0:15:00.4 Dr. Kendolyn Smith: And like I mentioned, diuretics, that’s their function, to get that urine, that volume off of the patient, reducing the sodium uptake, lower the blood pressure by lowering the volume, okay? Alright. So, I think that I’m gonna go to the next slide where we talk about some of the other side effects of a diuretic. Now, with a diuretic, remember I said that we have different types of them. So, even though this diuretic is working so well to go across the sodium chloride channel, it is also potentially capable of causing patients to have hypokalemia, which is low potassium. And that is important, because again, remember our original little schematic, where we talked about all of the different ways that the diuretics will impact a patient, well, this way that it’s impacting a patient is because if you have low potassium levels that can indeed impact the heart and the function of the muscular function of the heart, so that’s a problem.

0:16:21.1 Dr. Kendolyn Smith: We don’t want there to be such a significant potassium loss. Then you also can have gout, you can have dehydration, because most times when patients are peeing so much or using the restroom so much, they’re not really truly drinking or taking in enough fluids, because it’s just coming off, coming off. You can also have things like changes in blood sugar, blood sugar levels, and most times, many hypertensive patients do have diabetes as well, or they’re pre-diabetic. So you have multiple things going at one time. Alright? Then you have your potassium-sparing diuretics, like spironolactone. Spironolactone is a potassium-sparing diuretic, but it also is used off-label for dermatology needs, for acne. So, be mindful that patients can actually be on a spironolactone, not be a hypertensive patient, but experiencing some of these symptoms associated with a diuretic side effects, but they’re really a patient that’s a dermatology patient, and they’re basically being treated for acne, alright? So, let’s look at our next slide. So, one of the things that I just mentioned about the potassium, potassium is a really, really big deal, because a lot of times people think that… We don’t think about potassium as much.

0:17:54.9 Dr. Kendolyn Smith: We think about sodium intake a lot, a lot of people think about water intake, but potassium is really needed to make sure that some of our bodily functions operate properly. And if you don’t have that mineral inside of your body or if you’re deficient of it, you can get things like, we talked about the heart, but also when patients come in and they’re saying that their legs are aching and they’ve been on a diuretic, or they’re so tired and weak and they can’t get up, we usually think about a beta-blocker, but sometimes it’s a diuretic that can be contributing to this type of side effect or this type of comment that you’re hearing from the patients. It is a very wise and very typical thing to do to ask people who are experiencing potassium deficiency to make sure that they’re intaking things like bananas or like orange juice or any other foods that actually might be a good potassium booster. A lot of times we give supplemental potassium 10 millieqs or something like that, sometimes 20, but if they’re really low in potassium, you wanna make sure they get something onboard to balance out that potassium loss. Now, here are some of the ones that are widely used. I mentioned spironolactone, that is a potassium-sparing diuretic.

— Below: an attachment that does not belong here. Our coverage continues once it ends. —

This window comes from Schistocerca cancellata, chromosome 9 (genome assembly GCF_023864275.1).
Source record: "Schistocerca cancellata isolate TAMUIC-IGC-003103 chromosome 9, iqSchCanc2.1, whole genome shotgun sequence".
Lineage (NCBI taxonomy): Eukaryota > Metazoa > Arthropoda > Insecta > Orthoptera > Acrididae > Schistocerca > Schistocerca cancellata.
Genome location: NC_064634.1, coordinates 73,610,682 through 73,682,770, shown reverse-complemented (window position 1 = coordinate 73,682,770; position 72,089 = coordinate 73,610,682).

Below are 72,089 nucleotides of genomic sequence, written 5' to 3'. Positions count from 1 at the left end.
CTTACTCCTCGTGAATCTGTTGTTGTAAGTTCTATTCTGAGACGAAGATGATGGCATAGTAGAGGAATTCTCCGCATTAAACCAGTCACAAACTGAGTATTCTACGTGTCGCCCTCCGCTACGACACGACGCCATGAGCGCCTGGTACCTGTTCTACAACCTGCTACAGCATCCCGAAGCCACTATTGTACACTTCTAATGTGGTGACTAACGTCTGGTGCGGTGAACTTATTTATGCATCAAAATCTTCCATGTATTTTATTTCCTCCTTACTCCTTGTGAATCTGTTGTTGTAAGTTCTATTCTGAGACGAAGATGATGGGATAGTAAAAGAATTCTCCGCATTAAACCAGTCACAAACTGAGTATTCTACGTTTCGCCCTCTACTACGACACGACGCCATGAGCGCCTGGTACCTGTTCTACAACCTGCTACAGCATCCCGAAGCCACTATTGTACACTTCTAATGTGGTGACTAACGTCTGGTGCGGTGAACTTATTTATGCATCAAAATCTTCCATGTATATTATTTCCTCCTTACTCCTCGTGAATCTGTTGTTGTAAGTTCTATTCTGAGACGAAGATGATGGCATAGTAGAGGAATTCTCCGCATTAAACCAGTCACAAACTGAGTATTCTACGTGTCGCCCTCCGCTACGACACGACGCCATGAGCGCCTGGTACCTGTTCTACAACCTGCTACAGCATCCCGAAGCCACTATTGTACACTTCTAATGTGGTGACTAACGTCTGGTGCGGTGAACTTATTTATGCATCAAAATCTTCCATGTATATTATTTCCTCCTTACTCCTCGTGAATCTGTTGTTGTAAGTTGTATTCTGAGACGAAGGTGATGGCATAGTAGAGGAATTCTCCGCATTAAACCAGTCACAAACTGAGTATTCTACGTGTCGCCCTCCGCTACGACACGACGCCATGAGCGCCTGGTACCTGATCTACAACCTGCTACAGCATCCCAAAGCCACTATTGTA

0:19:21.0 Dr. Kendolyn Smith: Then I also have on here, amiloride, that’s also one and triamterene, now triamterene and spironolactone are gonna be your most common ones, triamterene and spironolactone are the most common potassium sparing ones that are used. However, you have to look at the combinations that I mentioned as well. So remember I talked about having multiple agents on board for the patient, so this potassium sparing diuretics actually can be combined with your hydrochlorothiazides as well. And these are very common combination diuretics. So the one here, Aldactazide, that’s spironolactone and hydrochlorothiazide, then you got the Maxzide or the Dyazide, which is probably very commonly thought of, and that’s the triamterene with the hydrochlorothiazide, and then you also have the Moduretic, which is the amiloride and the hydrochlorothiazide. So any of these can be utilised with hydrochlorothiazide. Remember our schematic that looked at the diagram of where these diuretics work. Your furosemide right here, thank you. So remember, you’ve got a thiazide and you’ve got a spironolactone over here, and you’ve got a furosemide, so your thiazide up here at the top in the distal convoluted tubule, and then you’ve got your spironolactone down here in the lower distal.